TOWARD A DIALECTICAL LIBERTARIANISM
ROBERT WHITE, THE FREE RADICAL 49 (OCTOBER - NOVEMBER 2001): 35.
White writes: "Whether or not you agree with Sciabarra, one thing is for certain: this book challenges thinkers of both [libertarianism and dialectics] to think differently. Sciabarra has re-written the intellectual landscape. And intellectual history will never be quite the same again."
Nevertheless, White criticizes Sciabarra for not having made the full epistemological case for dialectics. While "Sciabarra has effectively ended the monopoly that the left has had on dialectics," he still needs to argue for the value of dialectics. White also believes Sciabarra has dropped the context for some of his historical comparisons, and that "dialectics" as defined, is a bit of a "catch-all term. . . . Sciabarra has nonetheless performed a great service for the libertarian movement. Like his earlier work, Ayn Rand: The Russian Radical, Total Freedom is a virtual hymn to the richness and subtlety of libertarian thought. He demonstrates that libertarians, and Ayn Rand in particular, actually offered a highly sophisticated analysis of social relations and a highly integrated view of existence. He effectively demolishes the naive view, too often parodied in today's political studies' classes, that libertarians reduce man to an atomised Homo Economicus, and that libertarians rest the case for the free society on a complete indifference to human well-being."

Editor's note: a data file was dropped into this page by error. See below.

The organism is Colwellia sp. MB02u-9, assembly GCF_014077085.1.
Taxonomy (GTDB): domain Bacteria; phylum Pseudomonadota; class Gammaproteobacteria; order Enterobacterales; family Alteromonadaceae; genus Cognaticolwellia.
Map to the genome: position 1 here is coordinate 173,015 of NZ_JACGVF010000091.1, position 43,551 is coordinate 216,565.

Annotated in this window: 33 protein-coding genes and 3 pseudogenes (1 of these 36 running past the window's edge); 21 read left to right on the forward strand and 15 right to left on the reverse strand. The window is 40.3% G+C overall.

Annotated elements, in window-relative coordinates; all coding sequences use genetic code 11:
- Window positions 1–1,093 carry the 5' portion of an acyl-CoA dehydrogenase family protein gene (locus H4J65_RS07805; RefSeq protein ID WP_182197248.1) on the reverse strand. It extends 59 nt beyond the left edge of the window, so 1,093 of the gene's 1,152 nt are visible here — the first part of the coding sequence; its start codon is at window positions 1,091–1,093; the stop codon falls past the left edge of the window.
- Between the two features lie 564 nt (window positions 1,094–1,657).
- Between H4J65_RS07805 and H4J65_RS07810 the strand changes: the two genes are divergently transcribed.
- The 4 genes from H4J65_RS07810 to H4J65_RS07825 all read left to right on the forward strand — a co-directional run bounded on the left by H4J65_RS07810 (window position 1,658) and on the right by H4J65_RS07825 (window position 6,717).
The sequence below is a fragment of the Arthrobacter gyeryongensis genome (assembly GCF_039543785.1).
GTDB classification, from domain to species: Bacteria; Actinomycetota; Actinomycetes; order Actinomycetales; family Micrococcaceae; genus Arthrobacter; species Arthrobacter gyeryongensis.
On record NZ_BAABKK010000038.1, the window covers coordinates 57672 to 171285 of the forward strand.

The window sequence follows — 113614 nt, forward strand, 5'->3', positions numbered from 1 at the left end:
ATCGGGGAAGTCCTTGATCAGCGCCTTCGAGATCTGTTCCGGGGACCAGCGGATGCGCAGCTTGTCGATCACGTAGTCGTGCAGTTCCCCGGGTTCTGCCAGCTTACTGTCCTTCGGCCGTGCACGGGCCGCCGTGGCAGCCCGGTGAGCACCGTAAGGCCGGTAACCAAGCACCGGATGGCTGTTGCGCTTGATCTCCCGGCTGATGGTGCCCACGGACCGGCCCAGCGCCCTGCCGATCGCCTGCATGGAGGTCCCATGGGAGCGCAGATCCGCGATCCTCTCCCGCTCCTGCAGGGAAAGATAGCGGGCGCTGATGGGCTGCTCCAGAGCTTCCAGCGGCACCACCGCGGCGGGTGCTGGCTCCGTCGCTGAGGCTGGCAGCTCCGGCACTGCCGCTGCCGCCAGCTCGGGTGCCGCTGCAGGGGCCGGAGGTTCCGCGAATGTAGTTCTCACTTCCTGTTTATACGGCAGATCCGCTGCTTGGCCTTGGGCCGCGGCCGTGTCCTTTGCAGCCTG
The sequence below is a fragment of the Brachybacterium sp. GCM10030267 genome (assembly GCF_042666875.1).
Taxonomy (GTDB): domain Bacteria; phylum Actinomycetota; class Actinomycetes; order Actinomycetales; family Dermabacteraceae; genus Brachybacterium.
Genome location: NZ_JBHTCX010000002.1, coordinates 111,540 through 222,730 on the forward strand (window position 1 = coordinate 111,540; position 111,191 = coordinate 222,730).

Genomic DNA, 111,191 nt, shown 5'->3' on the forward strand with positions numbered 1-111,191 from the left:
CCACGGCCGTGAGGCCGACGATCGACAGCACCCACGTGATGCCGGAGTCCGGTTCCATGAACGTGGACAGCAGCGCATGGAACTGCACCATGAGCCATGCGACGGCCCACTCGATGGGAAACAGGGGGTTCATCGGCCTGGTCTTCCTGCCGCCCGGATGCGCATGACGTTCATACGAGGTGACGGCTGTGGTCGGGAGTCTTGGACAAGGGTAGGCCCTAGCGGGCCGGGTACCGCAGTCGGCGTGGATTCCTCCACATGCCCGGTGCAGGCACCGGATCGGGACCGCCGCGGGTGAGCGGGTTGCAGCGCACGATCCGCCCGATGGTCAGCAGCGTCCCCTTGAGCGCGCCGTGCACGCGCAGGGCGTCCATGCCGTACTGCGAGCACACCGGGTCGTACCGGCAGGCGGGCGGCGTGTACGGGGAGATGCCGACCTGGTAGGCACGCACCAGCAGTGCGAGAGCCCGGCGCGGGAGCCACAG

White remains critical of Sciabarra's writing style, but he thinks the book does not suffer from the problems that plagued Sciabarra's co-edited project, Feminist Interpretations of Ayn Rand. "In short, Total Freedom is a book worthy of Chris Matthew Sciabarra. . . . Read the book. Decide for yourself."
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